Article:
After booking a holiday to a tropical country, many holidaymakers are just imagining lying on the beach with a fruity cocktail ready to let the sun work its magic on their tan. However, thanks to the tropical climate, tourists may end up much wetter than they bargained for. As a result, it is important to pack the right clothes and equipment for the job.

Clothes

When heading to a tropical climate on holiday, it is important to take a lot of spare clothes. On a humid and sunny day, just a simple stroll along the beach or through the forest can result in sweating buckets. Furthermore, even the best air-conditioned hotel rooms can’t provide 100 per cent protection against the weather.

Consequently, jeans in such climates is a bad idea. Light, thin materials – preferably on shorts and t-shirts – are best, as they will not take long to dry and provide adequate protection against the sun. Packing long-sleeve t-shirts is an even better idea for that very reason.

Long clothes can also help protect the body against the region’s wildlife. For example, roaming through the forest with a long-sleeved t-shirt can help protect the shoulders and arms from potentially dangerous plants or insect bites. If you do get bitten, it is worth identifying what has caused the bite and if your travel insurance would cover a trip to the local doctors. It is also worth noting that the heat combined with the amount of sweating you’ll be doing could form a rash, so make sure you’re protecting your body.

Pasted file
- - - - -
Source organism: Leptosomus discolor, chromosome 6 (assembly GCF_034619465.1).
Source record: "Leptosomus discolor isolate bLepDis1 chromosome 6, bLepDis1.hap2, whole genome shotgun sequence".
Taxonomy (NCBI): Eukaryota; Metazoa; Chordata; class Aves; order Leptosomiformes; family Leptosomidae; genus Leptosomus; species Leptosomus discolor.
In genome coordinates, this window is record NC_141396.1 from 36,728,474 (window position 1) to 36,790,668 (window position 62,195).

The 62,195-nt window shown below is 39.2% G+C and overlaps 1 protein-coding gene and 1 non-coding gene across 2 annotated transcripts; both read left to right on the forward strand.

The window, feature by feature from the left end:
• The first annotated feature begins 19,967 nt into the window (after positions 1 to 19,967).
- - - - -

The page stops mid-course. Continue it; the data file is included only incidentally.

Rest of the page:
It is also worth conducting some research on the social requirements of your destination in order to avoid accidentally offending the local population. For instance, local may frown on others wearing a bikini to a restaurant.

A hat is also highly recommended for the beach as it will not take long for the sun to have an effect on the scalp. It can also help when roaming through the forest as you never know when dangling objects can take you by surprise!

Luggage

The wet and humid weather can also wreak havoc with material suitcases and other equipment. For instance, don’t be surprised to come back from a wander in the forest and find your backpack is soaking wet, along with all your gear. Consequently, it is integral to purchase items that are water-resistant and keep items that aren’t in waterproof casings/bags – including any gap year or backpacker insurance policy.

The weather will also have an effect on cameras, phones and tablets, so consider whether bringing such equipment is vital. A wet tropical climate will get cameras wet and potentially mouldy and can have a negative effect on the camera lens, causing it to ‘steam up’. As a result, underwater cameras may be the best option when looking to remember your holiday via the beauty of the photograph.

Overall, there are a lot of things to consider when packing for a tropical country. In between all the blue oceans and lush forest greenery, the climate can also be very harsh and incredibly unforgiving. By adequately preparing for a few showers of rain a day in between the blazing humidity, tourists can have a fantastic time.

Finally, don’t forget those sunglasses!

About the Author: Obsessive travel blogger Sean Curtis always makes sure he fully researches a country before he leaves, so he can pack accordingly. This very often also includes looking at the British Foreign and Commonwealth Office for the latest county-specific information. Sean writes this post on behalf of top holiday insurer 24/7 Travel Insurance.

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